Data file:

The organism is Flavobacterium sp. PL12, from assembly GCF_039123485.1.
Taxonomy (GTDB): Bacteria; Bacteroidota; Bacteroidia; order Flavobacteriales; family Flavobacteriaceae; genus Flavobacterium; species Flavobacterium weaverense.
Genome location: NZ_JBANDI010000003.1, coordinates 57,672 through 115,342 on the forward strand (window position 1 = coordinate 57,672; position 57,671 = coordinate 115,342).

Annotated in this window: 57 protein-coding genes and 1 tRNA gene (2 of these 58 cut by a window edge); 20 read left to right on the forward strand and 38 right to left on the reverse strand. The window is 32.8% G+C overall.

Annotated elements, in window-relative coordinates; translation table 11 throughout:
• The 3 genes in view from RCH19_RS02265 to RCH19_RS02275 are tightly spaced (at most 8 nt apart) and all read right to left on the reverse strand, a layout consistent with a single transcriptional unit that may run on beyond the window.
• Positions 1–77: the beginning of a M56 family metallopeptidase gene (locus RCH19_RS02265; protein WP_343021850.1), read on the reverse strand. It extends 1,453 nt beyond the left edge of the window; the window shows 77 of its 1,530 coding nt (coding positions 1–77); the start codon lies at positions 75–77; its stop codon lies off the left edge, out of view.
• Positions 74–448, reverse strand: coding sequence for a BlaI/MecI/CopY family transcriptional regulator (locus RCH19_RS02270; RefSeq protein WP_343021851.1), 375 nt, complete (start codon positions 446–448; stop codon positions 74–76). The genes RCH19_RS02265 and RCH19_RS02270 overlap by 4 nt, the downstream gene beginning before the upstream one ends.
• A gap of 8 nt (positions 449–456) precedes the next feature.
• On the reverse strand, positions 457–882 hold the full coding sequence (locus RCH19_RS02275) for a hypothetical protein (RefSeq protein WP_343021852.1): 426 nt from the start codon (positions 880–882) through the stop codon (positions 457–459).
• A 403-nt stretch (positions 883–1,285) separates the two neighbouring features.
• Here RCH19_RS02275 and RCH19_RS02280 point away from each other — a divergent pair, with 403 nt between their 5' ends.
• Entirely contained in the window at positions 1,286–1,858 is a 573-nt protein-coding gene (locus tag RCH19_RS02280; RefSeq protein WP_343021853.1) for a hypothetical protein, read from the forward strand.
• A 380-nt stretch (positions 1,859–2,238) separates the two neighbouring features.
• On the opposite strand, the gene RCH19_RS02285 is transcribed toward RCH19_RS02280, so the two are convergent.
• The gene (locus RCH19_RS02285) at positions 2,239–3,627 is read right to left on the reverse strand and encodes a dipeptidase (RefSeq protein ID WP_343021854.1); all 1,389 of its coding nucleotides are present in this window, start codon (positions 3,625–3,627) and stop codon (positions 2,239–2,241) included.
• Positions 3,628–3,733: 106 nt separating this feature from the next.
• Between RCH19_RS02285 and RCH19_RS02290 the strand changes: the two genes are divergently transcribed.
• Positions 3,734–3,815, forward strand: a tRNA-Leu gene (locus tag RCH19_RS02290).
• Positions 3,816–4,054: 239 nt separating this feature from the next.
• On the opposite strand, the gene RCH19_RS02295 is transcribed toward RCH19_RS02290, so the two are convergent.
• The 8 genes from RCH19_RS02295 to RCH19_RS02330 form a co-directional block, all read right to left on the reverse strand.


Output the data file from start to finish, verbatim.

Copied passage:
The organism is Flavobacterium sp. PL12, from assembly GCF_039123485.1.
Taxonomy (GTDB): Bacteria; Bacteroidota; Bacteroidia; order Flavobacteriales; family Flavobacteriaceae; genus Flavobacterium; species Flavobacterium weaverense.
Genome location: NZ_JBANDI010000003.1, coordinates 57,672 through 115,342 on the forward strand (window position 1 = coordinate 57,672; position 57,671 = coordinate 115,342).

Annotated in this window: 57 protein-coding genes and 1 tRNA gene (2 of these 58 cut by a window edge); 20 read left to right on the forward strand and 38 right to left on the reverse strand. The window is 32.8% G+C overall.

Annotated elements, in window-relative coordinates; translation table 11 throughout:
• The 3 genes in view from RCH19_RS02265 to RCH19_RS02275 are tightly spaced (at most 8 nt apart) and all read right to left on the reverse strand, a layout consistent with a single transcriptional unit that may run on beyond the window.
• Positions 1–77: the beginning of a M56 family metallopeptidase gene (locus RCH19_RS02265; protein WP_343021850.1), read on the reverse strand. It extends 1,453 nt beyond the left edge of the window; the window shows 77 of its 1,530 coding nt (coding positions 1–77); the start codon lies at positions 75–77; its stop codon lies off the left edge, out of view.
• Positions 74–448, reverse strand: coding sequence for a BlaI/MecI/CopY family transcriptional regulator (locus RCH19_RS02270; RefSeq protein WP_343021851.1), 375 nt, complete (start codon positions 446–448; stop codon positions 74–76). The genes RCH19_RS02265 and RCH19_RS02270 overlap by 4 nt, the downstream gene beginning before the upstream one ends.
• A gap of 8 nt (positions 449–456) precedes the next feature.
• On the reverse strand, positions 457–882 hold the full coding sequence (locus RCH19_RS02275) for a hypothetical protein (RefSeq protein WP_343021852.1): 426 nt from the start codon (positions 880–882) through the stop codon (positions 457–459).
• A 403-nt stretch (positions 883–1,285) separates the two neighbouring features.
• Here RCH19_RS02275 and RCH19_RS02280 point away from each other — a divergent pair, with 403 nt between their 5' ends.
• Entirely contained in the window at positions 1,286–1,858 is a 573-nt protein-coding gene (locus tag RCH19_RS02280; RefSeq protein WP_343021853.1) for a hypothetical protein, read from the forward strand.
• A 380-nt stretch (positions 1,859–2,238) separates the two neighbouring features.
• On the opposite strand, the gene RCH19_RS02285 is transcribed toward RCH19_RS02280, so the two are convergent.
• The gene (locus RCH19_RS02285) at positions 2,239–3,627 is read right to left on the reverse strand and encodes a dipeptidase (RefSeq protein ID WP_343021854.1); all 1,389 of its coding nucleotides are present in this window, start codon (positions 3,625–3,627) and stop codon (positions 2,239–2,241) included.
• Positions 3,628–3,733: 106 nt separating this feature from the next.
• Between RCH19_RS02285 and RCH19_RS02290 the strand changes: the two genes are divergently transcribed.
• Positions 3,734–3,815, forward strand: a tRNA-Leu gene (locus tag RCH19_RS02290).
• Positions 3,816–4,054: 239 nt separating this feature from the next.
• On the opposite strand, the gene RCH19_RS02295 is transcribed toward RCH19_RS02290, so the two are convergent.
• The 8 genes from RCH19_RS02295 to RCH19_RS02330 form a co-directional block, all read right to left on the reverse strand.